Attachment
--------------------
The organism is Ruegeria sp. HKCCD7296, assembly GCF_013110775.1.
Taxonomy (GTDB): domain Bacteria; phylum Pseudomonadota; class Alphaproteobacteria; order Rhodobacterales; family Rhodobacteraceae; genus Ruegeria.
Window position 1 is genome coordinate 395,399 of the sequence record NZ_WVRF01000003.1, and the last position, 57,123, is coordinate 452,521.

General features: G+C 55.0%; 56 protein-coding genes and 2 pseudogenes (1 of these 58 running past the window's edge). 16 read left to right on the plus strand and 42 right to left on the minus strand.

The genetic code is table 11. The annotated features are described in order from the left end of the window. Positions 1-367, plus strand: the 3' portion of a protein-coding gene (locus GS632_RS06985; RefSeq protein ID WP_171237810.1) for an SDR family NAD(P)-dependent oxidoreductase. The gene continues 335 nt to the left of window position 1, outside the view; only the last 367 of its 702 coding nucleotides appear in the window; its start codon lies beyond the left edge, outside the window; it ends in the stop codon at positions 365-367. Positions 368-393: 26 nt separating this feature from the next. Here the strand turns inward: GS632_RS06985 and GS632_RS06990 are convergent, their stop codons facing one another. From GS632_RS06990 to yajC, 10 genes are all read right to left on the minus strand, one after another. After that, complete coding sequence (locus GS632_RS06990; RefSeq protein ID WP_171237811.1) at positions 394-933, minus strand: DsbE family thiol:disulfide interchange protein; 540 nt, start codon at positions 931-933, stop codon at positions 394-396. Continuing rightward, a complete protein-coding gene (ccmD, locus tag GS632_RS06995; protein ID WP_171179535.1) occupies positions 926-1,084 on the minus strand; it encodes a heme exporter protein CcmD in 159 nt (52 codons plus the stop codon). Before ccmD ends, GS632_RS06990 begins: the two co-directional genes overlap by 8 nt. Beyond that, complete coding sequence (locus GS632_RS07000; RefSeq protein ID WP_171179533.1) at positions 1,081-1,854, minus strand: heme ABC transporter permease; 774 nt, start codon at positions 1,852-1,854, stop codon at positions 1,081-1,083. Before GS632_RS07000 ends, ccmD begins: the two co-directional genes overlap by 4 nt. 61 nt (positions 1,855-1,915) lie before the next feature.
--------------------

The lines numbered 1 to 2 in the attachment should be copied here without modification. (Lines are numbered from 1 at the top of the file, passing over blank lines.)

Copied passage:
The organism is Ruegeria sp. HKCCD7296, assembly GCF_013110775.1.
Taxonomy (GTDB): domain Bacteria; phylum Pseudomonadota; class Alphaproteobacteria; order Rhodobacterales; family Rhodobacteraceae; genus Ruegeria.